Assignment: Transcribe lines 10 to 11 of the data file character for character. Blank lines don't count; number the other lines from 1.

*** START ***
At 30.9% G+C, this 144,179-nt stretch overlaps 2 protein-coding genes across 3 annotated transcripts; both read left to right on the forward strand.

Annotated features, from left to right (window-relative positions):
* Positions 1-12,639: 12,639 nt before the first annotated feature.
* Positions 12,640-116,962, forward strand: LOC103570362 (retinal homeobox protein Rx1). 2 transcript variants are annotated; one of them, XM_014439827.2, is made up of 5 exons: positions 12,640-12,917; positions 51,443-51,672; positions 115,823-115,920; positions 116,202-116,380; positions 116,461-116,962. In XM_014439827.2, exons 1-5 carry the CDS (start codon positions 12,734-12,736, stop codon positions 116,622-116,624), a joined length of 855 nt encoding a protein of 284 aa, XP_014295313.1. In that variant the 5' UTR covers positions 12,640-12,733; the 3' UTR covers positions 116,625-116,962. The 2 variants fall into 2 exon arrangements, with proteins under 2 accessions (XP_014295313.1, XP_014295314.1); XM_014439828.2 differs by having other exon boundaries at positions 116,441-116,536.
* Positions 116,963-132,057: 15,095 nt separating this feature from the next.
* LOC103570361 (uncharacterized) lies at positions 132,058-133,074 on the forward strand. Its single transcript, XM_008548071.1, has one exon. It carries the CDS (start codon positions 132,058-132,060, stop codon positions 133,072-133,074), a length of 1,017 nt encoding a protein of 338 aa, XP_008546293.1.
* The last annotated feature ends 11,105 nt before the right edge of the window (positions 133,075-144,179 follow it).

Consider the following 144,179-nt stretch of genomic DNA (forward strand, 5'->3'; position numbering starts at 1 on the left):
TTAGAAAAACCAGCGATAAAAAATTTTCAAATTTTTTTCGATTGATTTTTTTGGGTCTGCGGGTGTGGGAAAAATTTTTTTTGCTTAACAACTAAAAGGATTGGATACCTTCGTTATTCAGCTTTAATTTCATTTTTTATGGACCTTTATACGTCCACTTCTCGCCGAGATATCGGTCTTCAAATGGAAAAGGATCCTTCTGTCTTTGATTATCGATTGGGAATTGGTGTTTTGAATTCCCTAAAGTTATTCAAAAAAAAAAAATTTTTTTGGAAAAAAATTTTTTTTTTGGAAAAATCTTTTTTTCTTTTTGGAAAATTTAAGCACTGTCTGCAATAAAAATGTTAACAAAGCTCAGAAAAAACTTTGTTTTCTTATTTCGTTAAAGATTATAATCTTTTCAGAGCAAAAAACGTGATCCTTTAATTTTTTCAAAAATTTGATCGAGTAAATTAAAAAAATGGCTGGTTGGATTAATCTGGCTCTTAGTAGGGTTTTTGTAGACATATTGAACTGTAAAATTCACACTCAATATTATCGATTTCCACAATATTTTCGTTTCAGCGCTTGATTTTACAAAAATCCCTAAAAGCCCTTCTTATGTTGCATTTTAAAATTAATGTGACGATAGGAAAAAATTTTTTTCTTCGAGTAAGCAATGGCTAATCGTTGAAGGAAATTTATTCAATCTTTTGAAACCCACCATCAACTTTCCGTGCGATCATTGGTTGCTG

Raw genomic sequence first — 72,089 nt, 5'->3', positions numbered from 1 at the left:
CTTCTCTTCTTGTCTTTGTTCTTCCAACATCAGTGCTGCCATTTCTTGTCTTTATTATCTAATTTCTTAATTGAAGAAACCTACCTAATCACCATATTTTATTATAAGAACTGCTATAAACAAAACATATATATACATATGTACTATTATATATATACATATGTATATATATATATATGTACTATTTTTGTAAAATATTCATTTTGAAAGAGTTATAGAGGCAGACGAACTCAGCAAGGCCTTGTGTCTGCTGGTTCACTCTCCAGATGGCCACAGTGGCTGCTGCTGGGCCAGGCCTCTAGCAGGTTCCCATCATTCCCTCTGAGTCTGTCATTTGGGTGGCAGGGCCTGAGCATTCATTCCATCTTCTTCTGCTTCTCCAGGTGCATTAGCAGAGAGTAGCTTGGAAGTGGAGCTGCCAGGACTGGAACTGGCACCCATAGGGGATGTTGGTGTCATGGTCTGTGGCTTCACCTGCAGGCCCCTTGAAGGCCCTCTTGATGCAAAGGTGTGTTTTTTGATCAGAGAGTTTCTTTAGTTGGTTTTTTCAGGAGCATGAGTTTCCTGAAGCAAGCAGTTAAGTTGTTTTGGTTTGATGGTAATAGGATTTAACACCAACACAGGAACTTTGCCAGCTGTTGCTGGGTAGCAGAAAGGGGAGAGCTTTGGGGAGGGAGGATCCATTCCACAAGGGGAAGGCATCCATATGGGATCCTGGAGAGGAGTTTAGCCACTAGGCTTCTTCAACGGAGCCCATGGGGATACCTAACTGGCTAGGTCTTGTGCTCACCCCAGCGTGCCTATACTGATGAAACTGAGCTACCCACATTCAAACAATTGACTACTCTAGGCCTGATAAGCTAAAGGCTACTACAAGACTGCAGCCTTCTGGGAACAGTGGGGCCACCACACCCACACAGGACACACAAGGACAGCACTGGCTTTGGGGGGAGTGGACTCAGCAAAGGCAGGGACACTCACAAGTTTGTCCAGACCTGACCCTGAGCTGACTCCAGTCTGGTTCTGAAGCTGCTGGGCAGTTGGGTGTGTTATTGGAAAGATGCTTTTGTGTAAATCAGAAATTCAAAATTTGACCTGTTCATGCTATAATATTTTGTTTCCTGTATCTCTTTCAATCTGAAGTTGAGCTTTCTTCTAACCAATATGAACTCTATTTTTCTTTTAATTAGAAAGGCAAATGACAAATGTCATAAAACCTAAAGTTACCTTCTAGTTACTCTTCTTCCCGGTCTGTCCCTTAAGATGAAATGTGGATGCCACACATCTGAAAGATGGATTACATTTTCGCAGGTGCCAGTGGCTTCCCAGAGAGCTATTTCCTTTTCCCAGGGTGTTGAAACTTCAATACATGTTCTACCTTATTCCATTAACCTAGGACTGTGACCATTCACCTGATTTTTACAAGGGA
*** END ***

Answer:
Raw genomic sequence first — 72,089 nt, 5'->3', positions numbered from 1 at the left:
CTTCTCTTCTTGTCTTTGTTCTTCCAACATCAGTGCTGCCATTTCTTGTCTTTATTATCTAATTTCTTAATTGAAGAAACCTACCTAATCACCATATTTTATTATAAGAACTGCTATAAACAAAACATATATATACATATGTACTATTATATATATACATATGTATATATATATATATGTACTATTTTTGTAAAATATTCATTTTGAAAGAGTTATAGAGGCAGACGAACTCAGCAAGGCCTTGTGTCTGCTGGTTCACTCTCCAGATGGCCACAGTGGCTGCTGCTGGGCCAGGCCTCTAGCAGGTTCCCATCATTCCCTCTGAGTCTGTCATTTGGGTGGCAGGGCCTGAGCATTCATTCCATCTTCTTCTGCTTCTCCAGGTGCATTAGCAGAGAGTAGCTTGGAAGTGGAGCTGCCAGGACTGGAACTGGCACCCATAGGGGATGTTGGTGTCATGGTCTGTGGCTTCACCTGCAGGCCCCTTGAAGGCCCTCTTGATGCAAAGGTGTGTTTTTTGATCAGAGAGTTTCTTTAGTTGGTTTTTTCAGGAGCATGAGTTTCCTGAAGCAAGCAGTTAAGTTGTTTTGGTTTGATGGTAATAGGATTTAACACCAACACAGGAACTTTGCCAGCTGTTGCTGGGTAGCAGAAAGGGGAGAGCTTTGGGGAGGGAGGATCCATTCCACAAGGGGAAGGCATCCATATGGGATCCTGGAGAGGAGTTTAGCCACTAGGCTTCTTCAACGGAGCCCATGGGGATACCTAACTGGCTAGGTCTTGTGCTCACCCCAGCGTGCCTATACTGATGAAACTGAGCTACCCACATTCAAACAATTGACTACTCTAGGCCTGATAAGCTAAAGGCTACTACAAGACTGCAGCCTTCTGGGAACAGTGGGGCCACCACACCCACACAGGACACACAAGGACAGCACTGGCTTTGGGGGGAGTGGACTCAGCAAAGGCAGGGACACTCACAAGTTTGTCCAGACCTGACCCTGAGCTGACTCCAGTCTGGTTCTGAAGCTGCTGGGCAGTTGGGTGTGTTATTGGAAAGATGCTTTTGTGTAAATCAGAAATTCAAAATTTGACCTGTTCATGCTATAATATTTTGTTTCCTGTATCTCTTTCAATCTGAAGTTGAGCTTTCTTCTAACCAATATGAACTCTATTTTTCTTTTAATTAGAAAGGCAAATGACAAATGTCATAAAACCTAAAGTTACCTTCTAGTTACTCTTCTTCCCGGTCTGTCCCTTAAGATGAAATGTGGATGCCACACATCTGAAAGATGGATTACATTTTCGCAGGTGCCAGTGGCTTCCCAGAGAGCTATTTCCTTTTCCCAGGGTGTTGAAACTTCAATACATGTTCTACCTTATTCCATTAACCTAGGACTGTGACCATTCACCTGATTTTTACAAGGGA